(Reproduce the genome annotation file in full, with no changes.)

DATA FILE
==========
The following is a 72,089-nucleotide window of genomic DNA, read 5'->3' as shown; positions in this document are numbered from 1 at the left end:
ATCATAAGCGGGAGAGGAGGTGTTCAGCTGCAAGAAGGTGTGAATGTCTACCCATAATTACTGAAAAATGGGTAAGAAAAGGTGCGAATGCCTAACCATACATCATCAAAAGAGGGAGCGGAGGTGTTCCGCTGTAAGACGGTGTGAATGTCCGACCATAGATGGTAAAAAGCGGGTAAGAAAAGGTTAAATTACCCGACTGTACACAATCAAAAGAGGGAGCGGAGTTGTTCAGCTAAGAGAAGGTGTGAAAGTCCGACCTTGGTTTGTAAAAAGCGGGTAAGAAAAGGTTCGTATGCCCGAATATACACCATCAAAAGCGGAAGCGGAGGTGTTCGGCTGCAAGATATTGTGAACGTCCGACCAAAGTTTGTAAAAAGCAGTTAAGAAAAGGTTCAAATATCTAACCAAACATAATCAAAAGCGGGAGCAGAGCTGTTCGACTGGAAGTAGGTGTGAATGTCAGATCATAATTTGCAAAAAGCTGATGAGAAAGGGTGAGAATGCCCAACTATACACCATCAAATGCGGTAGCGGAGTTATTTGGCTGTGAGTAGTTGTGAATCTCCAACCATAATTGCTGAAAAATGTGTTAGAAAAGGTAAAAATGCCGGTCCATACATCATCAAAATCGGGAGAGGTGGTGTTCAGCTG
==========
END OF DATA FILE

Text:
The following is a 72,089-nucleotide window of genomic DNA, read 5'->3' as shown; positions in this document are numbered from 1 at the left end:
ATCATAAGCGGGAGAGGAGGTGTTCAGCTGCAAGAAGGTGTGAATGTCTACCCATAATTACTGAAAAATGGGTAAGAAAAGGTGCGAATGCCTAACCATACATCATCAAAAGAGGGAGCGGAGGTGTTCCGCTGTAAGACGGTGTGAATGTCCGACCATAGATGGTAAAAAGCGGGTAAGAAAAGGTTAAATTACCCGACTGTACACAATCAAAAGAGGGAGCGGAGTTGTTCAGCTAAGAGAAGGTGTGAAAGTCCGACCTTGGTTTGTAAAAAGCGGGTAAGAAAAGGTTCGTATGCCCGAATATACACCATCAAAAGCGGAAGCGGAGGTGTTCGGCTGCAAGATATTGTGAACGTCCGACCAAAGTTTGTAAAAAGCAGTTAAGAAAAGGTTCAAATATCTAACCAAACATAATCAAAAGCGGGAGCAGAGCTGTTCGACTGGAAGTAGGTGTGAATGTCAGATCATAATTTGCAAAAAGCTGATGAGAAAGGGTGAGAATGCCCAACTATACACCATCAAATGCGGTAGCGGAGTTATTTGGCTGTGAGTAGTTGTGAATCTCCAACCATAATTGCTGAAAAATGTGTTAGAAAAGGTAAAAATGCCGGTCCATACATCATCAAAATCGGGAGAGGTGGTGTTCAGCTG